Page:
Sift together flour, ginger, cinnamon, cloves, nutmeg and cocoa; set aside. Beat butter and brown sugar until light and fluffy. Add molasses and beat until combined. In a small bowl dissolve baking soda in boiling water. Beat half flour mixture into butter mixture. Beat baking soda mixture in and then the remaining flour mixture. Mix in chocolate with wooden spoon. Tun dough out onto plastic wrap and wrap up tight. Refrigerate for a minimum of 4 hours but overnight is best. When ready preheat oven to 325ºF/170ºC and line two baking sheets with parchment paper. Take dough out of plastic wrap and pull chunks off making round 1-inch balls with your hands. Place them on the baking sheet 3 in a row (so you’ll get about 12 on one baking sheet). Put baking sheets back in fridge for at least 20 minutes. Remove one sheet and use your palm or the bottom of a glass (with water on it) to flatten out the dough balls so they are about 1/2 inch thick. Bake for 12–15 minutes rotating the sheet half-way through. Remove, let cool for 5 minutes on the baking sheet and then transfer to wire rack to cool completely. Repeat baking with second baking sheet. Store cookies in airtight container.

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Jam Boats
adapted from Martha Stewart
makes 2 dozen

1/4 lb butter, room temp
1/2 C natural sugar
1 egg yolk
2 t pure vanilla extract
1-1/4 C flour
1/4 t salt
3/4 C whole raw almonds coursely chopped
1 egg white, lightly beaten
your favorite jam

Preheat oven to 325º/170ºC. Line two baking sheets with parchment paper. Beat together butter and sugar until light and fluffy. Add egg yolk and vanilla, beat well. Whisk together flour and salt and add to butter mixture, beating on low until well-combined. Use your hands to bring dough together if need be; it should be soft and moist but come together in a nice big ball. Pull pieces of the dough off to form tight 1-inch balls in your hands. Roll those balls in the egg white and then the almonds (gently press almonds into dough if need be) placing them on the baking sheet spacing them about 12 to one sheet. Using your thumb, make a small indention into the center of the ball. You might use your other hand/fingers to sort of hold the dough ball together around the edges. Bake for 10 minutes, remove from oven and press down the centers with your thumb again (be careful because they are hot!). Rotate sheets and bake for another 10–12 minutes or until slightly golden brown. Remove from oven, let cool on wire rack slightly, and then add jam into the centers. Repeat the same with your other baking sheet. Store cookies in an airtight container.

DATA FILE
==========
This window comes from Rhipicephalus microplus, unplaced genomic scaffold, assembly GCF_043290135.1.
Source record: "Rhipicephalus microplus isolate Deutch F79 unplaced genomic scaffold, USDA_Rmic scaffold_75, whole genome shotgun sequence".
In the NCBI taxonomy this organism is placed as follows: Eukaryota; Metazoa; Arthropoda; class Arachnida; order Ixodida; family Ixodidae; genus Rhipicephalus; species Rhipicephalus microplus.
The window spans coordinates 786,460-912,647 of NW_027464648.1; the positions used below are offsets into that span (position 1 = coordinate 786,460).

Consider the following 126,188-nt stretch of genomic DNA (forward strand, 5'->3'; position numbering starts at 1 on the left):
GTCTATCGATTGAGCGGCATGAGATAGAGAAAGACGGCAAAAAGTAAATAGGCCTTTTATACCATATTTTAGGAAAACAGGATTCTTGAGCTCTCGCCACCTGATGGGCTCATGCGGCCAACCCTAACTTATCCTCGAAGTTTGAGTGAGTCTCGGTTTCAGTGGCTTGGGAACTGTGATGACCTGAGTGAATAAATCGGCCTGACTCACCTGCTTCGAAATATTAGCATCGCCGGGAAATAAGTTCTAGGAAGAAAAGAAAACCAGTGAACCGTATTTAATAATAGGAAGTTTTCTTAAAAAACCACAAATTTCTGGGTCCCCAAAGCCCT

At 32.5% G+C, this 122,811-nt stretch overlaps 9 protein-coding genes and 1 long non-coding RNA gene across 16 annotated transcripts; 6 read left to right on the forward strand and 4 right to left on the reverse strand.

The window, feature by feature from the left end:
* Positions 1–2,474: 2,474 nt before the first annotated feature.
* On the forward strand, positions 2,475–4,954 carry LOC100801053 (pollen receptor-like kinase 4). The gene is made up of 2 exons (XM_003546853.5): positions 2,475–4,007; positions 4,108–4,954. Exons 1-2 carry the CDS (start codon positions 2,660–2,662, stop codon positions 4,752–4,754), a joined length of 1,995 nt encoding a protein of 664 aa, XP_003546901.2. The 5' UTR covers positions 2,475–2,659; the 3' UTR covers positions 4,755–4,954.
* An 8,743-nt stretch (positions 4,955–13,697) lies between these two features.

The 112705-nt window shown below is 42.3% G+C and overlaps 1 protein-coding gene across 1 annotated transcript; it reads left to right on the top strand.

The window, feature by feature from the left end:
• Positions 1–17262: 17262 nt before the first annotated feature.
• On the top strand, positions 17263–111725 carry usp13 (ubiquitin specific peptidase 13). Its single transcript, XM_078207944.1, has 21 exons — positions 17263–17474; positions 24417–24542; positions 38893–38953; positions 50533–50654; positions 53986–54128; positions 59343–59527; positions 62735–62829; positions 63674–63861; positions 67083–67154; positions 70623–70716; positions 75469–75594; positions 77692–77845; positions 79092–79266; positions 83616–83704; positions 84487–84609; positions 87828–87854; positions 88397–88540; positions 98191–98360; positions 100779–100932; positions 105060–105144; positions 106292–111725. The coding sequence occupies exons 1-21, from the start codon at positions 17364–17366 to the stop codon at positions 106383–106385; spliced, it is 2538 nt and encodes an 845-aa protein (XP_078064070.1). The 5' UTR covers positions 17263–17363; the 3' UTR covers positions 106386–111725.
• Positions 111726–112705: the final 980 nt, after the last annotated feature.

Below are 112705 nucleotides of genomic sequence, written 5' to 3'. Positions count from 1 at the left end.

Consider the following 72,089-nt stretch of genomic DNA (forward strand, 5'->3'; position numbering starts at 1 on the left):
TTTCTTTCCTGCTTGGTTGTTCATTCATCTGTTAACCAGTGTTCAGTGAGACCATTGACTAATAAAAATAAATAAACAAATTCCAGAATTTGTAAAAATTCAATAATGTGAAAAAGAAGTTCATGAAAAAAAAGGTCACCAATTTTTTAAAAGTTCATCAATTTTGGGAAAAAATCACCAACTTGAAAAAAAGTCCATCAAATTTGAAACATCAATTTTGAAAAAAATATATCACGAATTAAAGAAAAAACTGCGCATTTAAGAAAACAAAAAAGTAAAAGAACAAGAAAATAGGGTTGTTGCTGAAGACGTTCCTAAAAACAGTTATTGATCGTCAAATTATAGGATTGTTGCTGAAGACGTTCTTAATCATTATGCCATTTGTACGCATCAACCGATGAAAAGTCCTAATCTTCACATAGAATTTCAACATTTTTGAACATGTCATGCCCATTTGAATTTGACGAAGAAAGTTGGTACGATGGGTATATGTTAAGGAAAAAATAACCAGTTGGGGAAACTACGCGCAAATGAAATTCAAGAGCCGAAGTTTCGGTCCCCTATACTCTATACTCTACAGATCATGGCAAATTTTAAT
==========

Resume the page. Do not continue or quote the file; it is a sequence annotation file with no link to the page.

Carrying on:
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I’m off now to enjoy these last days with my family here before heading home. I am not letting it pass me by how lucky I am to be here celebrating the season with the people I love. I truly am a lucky girl. And I am wishing you a lot of holiday love and cheer in your own traditions in the coming weeks. Isn’t this such a magical season? Let’s enjoy it.

18 December 11 • SCB

I do love to wrap a package. I can’t always give handmade gifts, but I try to put a little thought and creativity into my gift wrapping (conversely, when I give handmade, I often offer it up in a pile of crumpled tissue because I finished it just minutes before I’m due to hand it over). Some holiday years, I have one color palette and style of wrapping for all my gifts, but this year I have been tailoring the packaging to the recipients.

Some of the ideas with which I have been playing:

I covered some sunprint paper with cuttings from our Christmas tree and exposed it to a few minutes of winter sun. Paper snowflakes and doilies make beautiful holiday sunprints as well. This blue paper would be great for Hanukkah gifts!

A simple brown paper bag with a twig and yarn wreath. I first made little wreathes like this when I was working on Interwoven. To make one, take a pliable twig and strip it of leaves except for the very end. Gently twist into a circle and secure and cover the overlap by winding yarn tightly.

This stack is for someone who likes neon pink. The cord is mason’s twine (find it at your hardware store). The paper is kraft that I painted with simple dots and lines with a metallic gold paint and some gold tissue.

Pom-poms! Another great use for leftover Quince & Co. yarn. You can buy a pom-pom maker at a craft or fabric store. A great topper.

Happy holiday wrapping!